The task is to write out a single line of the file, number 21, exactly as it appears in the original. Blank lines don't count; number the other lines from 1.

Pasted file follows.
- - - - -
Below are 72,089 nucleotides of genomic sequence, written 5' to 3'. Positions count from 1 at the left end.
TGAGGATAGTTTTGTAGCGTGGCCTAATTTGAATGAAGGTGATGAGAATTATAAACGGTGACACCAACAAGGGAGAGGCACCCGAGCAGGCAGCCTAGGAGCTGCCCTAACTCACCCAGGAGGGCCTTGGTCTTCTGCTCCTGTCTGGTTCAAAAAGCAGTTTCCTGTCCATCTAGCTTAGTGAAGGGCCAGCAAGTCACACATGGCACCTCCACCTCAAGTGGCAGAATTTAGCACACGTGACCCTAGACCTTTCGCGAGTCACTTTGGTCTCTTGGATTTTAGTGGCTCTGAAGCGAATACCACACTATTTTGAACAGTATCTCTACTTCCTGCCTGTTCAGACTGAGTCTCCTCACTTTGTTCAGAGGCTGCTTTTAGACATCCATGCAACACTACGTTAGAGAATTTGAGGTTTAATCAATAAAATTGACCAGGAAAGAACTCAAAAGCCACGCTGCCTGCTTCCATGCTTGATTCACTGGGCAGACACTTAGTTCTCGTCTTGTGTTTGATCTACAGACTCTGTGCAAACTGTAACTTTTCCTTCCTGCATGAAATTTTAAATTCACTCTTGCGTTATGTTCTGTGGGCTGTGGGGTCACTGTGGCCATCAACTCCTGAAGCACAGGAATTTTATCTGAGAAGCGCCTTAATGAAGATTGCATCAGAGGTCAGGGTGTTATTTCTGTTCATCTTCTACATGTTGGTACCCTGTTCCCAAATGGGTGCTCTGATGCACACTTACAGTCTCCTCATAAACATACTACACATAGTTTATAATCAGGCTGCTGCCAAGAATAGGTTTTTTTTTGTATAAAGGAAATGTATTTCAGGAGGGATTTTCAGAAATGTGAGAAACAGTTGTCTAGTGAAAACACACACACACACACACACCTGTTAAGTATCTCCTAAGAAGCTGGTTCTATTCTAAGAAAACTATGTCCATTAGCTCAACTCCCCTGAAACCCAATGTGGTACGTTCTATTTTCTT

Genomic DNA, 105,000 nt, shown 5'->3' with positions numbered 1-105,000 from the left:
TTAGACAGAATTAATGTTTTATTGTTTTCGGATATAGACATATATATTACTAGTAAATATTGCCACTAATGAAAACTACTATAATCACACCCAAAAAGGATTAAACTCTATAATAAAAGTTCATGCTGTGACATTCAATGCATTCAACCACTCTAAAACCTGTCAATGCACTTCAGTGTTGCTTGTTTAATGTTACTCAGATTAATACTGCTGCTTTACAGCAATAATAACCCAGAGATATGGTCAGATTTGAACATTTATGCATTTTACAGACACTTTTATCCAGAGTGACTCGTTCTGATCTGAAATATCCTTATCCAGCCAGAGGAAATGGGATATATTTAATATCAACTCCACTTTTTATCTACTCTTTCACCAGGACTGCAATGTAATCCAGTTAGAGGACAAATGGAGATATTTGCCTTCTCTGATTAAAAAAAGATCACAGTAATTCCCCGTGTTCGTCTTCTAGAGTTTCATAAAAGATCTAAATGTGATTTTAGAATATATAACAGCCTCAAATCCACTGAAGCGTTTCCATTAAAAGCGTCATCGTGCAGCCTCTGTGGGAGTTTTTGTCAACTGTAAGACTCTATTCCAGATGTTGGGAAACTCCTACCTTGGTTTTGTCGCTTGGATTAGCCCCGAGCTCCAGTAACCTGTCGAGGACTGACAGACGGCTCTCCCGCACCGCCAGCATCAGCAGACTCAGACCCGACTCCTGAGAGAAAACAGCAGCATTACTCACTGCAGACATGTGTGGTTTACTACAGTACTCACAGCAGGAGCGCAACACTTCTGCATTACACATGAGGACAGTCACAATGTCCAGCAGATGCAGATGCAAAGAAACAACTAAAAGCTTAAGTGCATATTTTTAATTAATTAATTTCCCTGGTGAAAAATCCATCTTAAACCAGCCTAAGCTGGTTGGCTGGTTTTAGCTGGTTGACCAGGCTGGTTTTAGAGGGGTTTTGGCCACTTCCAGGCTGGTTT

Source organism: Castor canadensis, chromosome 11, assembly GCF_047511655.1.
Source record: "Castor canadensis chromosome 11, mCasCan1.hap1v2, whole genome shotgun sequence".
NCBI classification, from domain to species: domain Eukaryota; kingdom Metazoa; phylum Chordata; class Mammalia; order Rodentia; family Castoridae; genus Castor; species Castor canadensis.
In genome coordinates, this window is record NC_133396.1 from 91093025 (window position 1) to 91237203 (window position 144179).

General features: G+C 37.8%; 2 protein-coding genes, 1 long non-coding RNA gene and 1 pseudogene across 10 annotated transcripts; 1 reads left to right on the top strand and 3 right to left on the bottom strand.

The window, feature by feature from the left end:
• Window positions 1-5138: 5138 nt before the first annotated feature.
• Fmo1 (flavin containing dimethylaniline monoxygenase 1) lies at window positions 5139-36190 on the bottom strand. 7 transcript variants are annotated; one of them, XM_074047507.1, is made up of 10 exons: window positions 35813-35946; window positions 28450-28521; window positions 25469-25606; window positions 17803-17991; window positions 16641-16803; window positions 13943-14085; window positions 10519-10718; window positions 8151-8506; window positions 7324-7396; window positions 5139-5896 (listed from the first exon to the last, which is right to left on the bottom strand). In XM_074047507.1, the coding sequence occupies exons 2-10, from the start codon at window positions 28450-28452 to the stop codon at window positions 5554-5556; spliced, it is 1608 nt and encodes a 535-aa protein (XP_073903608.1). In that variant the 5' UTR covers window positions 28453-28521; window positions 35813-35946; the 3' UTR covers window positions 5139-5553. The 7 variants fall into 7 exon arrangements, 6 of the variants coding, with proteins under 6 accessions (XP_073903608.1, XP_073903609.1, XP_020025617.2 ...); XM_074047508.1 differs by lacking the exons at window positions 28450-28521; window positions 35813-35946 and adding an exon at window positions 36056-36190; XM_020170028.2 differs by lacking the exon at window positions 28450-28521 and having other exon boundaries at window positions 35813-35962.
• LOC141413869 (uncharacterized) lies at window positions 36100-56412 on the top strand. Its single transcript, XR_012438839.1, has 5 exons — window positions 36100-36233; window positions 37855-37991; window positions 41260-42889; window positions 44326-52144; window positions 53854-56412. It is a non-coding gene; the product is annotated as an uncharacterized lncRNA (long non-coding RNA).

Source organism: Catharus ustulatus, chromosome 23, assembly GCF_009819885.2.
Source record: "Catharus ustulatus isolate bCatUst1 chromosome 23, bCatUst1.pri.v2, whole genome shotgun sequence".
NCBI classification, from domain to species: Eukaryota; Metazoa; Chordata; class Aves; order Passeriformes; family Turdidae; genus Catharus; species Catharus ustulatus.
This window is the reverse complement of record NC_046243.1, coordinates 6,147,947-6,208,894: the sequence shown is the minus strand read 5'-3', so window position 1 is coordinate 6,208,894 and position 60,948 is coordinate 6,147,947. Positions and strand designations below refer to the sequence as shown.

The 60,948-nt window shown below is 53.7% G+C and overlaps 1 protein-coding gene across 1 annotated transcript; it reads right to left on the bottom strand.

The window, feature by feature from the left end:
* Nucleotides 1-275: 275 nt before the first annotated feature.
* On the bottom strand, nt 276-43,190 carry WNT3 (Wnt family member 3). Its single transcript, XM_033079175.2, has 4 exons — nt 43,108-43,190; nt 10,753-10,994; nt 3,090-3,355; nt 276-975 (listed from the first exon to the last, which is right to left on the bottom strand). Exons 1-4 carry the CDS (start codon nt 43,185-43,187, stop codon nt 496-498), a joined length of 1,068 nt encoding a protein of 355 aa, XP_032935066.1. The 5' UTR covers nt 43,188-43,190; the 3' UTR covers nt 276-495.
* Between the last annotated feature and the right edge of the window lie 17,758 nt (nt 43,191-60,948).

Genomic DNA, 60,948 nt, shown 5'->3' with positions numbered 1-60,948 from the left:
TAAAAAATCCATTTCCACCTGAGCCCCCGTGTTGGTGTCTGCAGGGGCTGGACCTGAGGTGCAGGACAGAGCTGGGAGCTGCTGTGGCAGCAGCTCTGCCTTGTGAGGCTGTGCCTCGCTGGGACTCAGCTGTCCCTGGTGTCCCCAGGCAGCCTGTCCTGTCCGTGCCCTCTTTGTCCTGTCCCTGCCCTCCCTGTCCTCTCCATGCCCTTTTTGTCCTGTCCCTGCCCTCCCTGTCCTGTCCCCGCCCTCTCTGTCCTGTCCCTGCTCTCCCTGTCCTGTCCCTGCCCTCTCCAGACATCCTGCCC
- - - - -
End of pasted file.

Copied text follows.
* On the bottom strand, nt 276-43,190 carry WNT3 (Wnt family member 3). Its single transcript, XM_033079175.2, has 4 exons — nt 43,108-43,190; nt 10,753-10,994; nt 3,090-3,355; nt 276-975 (listed from the first exon to the last, which is right to left on the bottom strand). Exons 1-4 carry the CDS (start codon nt 43,185-43,187, stop codon nt 496-498), a joined length of 1,068 nt encoding a protein of 355 aa, XP_032935066.1. The 5' UTR covers nt 43,188-43,190; the 3' UTR covers nt 276-495.